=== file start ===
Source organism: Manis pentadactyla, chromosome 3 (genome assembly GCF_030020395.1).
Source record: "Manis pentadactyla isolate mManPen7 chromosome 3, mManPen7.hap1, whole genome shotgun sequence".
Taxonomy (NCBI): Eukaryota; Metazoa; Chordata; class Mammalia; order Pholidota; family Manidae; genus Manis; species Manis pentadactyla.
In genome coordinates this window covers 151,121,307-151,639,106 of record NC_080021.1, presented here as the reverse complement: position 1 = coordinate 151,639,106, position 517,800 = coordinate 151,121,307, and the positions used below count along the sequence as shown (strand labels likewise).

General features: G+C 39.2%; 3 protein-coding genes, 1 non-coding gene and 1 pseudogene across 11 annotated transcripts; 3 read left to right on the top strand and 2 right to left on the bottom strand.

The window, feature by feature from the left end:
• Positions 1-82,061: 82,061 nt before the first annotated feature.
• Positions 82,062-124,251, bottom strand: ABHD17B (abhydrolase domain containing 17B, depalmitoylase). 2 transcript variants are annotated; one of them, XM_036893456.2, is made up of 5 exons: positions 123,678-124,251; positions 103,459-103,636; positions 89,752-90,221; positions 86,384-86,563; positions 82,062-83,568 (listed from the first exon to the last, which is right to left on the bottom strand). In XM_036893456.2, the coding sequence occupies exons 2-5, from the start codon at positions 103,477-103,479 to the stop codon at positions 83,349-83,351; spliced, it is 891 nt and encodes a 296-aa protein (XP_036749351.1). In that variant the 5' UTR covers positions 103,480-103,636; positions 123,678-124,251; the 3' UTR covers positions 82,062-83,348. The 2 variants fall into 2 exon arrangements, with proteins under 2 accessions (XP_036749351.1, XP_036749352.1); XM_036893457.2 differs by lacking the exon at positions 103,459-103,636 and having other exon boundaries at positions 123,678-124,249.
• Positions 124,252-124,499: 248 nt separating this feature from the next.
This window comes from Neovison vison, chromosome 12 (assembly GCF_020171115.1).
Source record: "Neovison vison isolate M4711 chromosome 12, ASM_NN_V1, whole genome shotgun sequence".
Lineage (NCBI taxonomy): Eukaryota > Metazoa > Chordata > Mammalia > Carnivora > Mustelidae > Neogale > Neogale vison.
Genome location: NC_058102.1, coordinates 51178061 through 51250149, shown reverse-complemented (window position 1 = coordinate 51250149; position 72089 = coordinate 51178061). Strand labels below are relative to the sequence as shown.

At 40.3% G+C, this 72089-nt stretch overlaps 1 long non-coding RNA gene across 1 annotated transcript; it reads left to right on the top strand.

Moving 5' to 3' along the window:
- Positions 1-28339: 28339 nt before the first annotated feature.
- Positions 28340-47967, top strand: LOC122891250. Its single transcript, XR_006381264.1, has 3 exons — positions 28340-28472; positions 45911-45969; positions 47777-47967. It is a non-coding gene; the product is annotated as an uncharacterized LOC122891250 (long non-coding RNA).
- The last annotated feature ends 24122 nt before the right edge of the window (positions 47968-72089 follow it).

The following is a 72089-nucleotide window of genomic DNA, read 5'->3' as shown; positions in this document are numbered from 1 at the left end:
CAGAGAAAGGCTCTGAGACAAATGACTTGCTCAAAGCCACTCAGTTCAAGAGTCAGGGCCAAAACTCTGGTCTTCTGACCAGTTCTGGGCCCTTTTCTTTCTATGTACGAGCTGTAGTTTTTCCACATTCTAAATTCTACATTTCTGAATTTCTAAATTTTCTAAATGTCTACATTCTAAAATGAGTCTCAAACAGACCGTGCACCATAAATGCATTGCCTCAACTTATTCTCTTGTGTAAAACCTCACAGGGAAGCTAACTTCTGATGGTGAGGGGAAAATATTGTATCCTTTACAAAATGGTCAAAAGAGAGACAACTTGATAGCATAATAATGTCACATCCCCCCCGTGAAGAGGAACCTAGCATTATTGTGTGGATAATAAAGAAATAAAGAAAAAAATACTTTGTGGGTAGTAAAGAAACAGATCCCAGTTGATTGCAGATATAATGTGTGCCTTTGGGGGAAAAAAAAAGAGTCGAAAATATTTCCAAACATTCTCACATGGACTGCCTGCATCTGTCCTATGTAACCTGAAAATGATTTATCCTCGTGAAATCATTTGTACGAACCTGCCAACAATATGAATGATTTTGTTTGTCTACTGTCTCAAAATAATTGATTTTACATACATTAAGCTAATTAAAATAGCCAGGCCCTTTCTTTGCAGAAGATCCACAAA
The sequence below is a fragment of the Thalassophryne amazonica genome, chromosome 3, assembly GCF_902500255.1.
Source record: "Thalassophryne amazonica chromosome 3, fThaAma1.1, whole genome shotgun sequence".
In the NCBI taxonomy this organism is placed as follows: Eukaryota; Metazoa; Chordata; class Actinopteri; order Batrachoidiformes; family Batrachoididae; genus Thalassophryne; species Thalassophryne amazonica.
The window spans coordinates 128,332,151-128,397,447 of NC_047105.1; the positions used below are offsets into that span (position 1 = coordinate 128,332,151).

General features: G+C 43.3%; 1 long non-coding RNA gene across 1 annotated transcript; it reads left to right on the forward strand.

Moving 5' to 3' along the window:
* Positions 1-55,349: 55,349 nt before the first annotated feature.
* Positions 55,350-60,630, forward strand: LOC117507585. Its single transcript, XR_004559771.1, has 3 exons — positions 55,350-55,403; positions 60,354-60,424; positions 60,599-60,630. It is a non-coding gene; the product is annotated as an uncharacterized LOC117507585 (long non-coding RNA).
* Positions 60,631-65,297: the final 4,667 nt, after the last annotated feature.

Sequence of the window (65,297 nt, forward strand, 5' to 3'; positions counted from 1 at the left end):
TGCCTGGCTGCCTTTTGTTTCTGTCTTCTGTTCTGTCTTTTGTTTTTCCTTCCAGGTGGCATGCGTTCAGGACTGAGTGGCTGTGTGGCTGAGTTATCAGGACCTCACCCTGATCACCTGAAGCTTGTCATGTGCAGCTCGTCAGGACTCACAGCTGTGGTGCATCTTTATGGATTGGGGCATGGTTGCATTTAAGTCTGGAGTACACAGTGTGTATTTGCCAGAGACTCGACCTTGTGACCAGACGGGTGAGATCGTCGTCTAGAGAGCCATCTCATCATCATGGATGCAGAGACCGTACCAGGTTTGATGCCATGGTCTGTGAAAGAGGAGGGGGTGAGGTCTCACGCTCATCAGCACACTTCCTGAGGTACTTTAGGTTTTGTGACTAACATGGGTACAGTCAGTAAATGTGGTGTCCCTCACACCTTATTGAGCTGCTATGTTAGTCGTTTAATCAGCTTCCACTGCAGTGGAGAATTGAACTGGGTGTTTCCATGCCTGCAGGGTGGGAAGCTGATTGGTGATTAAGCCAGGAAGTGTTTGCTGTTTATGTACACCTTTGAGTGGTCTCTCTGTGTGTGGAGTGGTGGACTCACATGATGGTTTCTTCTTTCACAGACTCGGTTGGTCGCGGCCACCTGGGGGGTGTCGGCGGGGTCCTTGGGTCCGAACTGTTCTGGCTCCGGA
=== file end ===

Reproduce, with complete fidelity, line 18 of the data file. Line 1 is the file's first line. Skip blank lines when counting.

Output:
- The last annotated feature ends 24122 nt before the right edge of the window (positions 47968-72089 follow it).